To determine female fitness, the flowers of the four transgenic plant lines were emasculated by removing the anthers. This enabled the researchers to measure only animal-mediated fertilization success rates, because self-pollination was prevented a method utilized by plant breeders. It could be shown that only the control plants were normally cross-pollinated by pollen of the surrounding wild-grown tobacco plants, whereas the transgenic nicotine- and benzyl acetone-deficient lines could only produce less than half of the seeds.
The scientists measured the male fitness of the four transgenic lines by emasculating flowers of plants and subsequently determining the origin of pollen which had fertilized their seeds with DNA probes. This paternity test allowed scientists to identify which of the transgenic plant lines were most successful at passing their pollen along to neighboring plants. Here it could also be shown that the control plants producing natural amounts of nicotine and benzyl acetone were the most potent ones; the big losers (almost five times less of cross-fertilized seeds) were the plants that produced neither nicotine nor benzyl acetone.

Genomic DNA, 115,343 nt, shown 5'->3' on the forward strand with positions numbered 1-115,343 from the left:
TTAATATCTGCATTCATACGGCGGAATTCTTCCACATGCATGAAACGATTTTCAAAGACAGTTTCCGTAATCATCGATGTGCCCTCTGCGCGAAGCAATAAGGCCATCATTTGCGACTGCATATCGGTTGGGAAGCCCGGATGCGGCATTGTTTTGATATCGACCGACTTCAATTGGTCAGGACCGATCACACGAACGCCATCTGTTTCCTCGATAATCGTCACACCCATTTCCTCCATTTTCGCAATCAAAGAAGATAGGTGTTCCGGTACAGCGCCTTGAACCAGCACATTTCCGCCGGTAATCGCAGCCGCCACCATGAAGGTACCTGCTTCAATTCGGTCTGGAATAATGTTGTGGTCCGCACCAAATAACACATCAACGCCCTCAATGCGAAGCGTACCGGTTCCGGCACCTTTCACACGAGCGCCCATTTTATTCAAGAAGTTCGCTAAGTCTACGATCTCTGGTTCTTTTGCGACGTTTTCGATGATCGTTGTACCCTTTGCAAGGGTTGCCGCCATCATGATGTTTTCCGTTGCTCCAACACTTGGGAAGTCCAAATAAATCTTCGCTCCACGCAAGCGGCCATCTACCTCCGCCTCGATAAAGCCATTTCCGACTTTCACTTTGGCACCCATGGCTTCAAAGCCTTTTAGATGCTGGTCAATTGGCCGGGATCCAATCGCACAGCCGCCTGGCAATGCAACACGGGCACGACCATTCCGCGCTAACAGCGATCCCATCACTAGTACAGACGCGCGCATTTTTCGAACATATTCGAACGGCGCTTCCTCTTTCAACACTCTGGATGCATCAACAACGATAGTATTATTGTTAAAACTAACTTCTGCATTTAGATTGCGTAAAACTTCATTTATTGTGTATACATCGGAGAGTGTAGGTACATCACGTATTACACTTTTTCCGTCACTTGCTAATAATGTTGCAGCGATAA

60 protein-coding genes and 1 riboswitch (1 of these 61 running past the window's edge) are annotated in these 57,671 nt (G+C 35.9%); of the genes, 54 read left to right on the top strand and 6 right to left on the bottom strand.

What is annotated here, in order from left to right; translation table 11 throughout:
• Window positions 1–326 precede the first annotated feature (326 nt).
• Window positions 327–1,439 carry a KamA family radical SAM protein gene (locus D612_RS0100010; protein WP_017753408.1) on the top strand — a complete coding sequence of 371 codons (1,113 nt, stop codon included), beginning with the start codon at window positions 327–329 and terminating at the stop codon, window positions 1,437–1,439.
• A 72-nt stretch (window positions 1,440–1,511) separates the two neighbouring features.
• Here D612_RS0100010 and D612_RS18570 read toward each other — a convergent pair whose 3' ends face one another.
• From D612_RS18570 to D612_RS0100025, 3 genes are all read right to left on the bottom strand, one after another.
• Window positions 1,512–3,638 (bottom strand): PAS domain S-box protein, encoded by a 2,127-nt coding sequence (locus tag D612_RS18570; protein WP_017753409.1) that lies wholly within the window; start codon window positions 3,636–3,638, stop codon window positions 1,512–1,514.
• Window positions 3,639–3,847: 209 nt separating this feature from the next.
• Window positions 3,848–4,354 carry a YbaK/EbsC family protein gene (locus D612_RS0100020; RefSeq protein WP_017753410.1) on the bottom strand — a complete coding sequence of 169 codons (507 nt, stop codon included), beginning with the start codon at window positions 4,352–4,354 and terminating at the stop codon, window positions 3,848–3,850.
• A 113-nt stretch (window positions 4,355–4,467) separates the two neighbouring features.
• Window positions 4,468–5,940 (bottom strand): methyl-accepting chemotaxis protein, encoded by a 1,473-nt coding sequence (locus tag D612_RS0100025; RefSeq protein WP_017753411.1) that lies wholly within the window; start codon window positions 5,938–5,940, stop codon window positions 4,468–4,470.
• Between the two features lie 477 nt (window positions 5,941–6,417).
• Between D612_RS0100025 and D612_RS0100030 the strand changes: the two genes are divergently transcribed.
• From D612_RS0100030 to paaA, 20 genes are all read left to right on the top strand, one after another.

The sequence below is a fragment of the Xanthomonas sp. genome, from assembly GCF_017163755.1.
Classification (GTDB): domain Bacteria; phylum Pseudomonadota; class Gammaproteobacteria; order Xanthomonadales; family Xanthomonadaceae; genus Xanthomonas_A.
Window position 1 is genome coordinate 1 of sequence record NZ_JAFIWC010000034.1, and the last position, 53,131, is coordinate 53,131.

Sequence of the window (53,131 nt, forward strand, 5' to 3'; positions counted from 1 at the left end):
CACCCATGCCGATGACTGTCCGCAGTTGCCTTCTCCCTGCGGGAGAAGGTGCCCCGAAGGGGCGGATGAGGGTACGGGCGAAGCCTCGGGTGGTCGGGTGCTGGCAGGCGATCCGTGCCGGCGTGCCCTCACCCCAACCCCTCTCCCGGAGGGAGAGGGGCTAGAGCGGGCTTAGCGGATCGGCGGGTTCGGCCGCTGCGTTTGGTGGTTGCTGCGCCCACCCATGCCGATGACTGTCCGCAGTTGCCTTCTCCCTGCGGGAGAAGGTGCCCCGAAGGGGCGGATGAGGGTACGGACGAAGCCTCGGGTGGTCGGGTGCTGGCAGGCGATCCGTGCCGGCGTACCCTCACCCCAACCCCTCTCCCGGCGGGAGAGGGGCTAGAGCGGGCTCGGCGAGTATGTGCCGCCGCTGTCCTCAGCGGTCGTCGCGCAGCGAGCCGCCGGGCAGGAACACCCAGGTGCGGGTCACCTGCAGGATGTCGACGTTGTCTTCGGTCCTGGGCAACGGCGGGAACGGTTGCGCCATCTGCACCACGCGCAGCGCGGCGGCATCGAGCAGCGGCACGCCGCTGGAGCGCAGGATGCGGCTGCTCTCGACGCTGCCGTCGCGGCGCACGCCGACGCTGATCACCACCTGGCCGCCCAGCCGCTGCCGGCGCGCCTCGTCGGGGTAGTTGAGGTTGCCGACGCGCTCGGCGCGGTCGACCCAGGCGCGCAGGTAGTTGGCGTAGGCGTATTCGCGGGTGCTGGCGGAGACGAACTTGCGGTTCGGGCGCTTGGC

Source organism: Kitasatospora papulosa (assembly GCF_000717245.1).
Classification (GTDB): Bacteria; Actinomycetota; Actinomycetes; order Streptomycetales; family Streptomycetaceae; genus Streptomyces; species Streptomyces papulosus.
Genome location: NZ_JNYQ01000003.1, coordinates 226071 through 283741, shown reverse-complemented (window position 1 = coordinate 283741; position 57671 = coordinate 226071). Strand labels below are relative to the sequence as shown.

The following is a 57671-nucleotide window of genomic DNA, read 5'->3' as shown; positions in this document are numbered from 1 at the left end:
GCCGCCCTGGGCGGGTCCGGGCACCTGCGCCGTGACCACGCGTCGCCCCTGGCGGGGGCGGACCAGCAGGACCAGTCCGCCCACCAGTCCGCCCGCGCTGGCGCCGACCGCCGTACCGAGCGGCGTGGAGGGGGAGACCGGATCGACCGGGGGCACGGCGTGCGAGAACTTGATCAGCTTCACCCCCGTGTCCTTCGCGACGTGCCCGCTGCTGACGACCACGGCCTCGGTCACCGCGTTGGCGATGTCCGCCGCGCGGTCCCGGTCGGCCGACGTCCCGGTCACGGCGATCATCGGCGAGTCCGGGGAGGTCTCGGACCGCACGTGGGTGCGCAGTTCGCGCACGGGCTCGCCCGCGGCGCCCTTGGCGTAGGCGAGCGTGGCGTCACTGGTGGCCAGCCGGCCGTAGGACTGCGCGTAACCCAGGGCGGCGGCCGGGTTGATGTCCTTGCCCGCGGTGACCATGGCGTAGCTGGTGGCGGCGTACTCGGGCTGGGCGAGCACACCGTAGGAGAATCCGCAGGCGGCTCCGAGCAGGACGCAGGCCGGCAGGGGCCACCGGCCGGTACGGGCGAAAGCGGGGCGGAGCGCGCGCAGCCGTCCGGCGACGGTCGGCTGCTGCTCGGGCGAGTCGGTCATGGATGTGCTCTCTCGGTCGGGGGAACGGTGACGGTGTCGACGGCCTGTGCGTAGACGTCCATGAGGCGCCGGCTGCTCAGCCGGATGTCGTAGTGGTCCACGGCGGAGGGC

Interestingly, during the growing season, the male fertilization success switched from the attractant (benzyl acetone)-deficient to the nicotine-deficient plants. In other words: The influence of nicotine in the nectar on successful pollinator-mediated fertilization of tobacco plants decreased continuously, whereas the attractant became more and more important. These measurements were confirmed by video recordings which showed that early in the year, when hummingbirds visit tobacco, nicotine in the nectar causes them to drink less of the bitter nectar, and in turn visit other flowers, thus increasing pollen transfer. Later in the year, moths visit frequently, attracted by the odor of benzyl acetone. The bitter
|Contact: Ian T. Baldwin|
Max Planck Institute for Chemical Ecology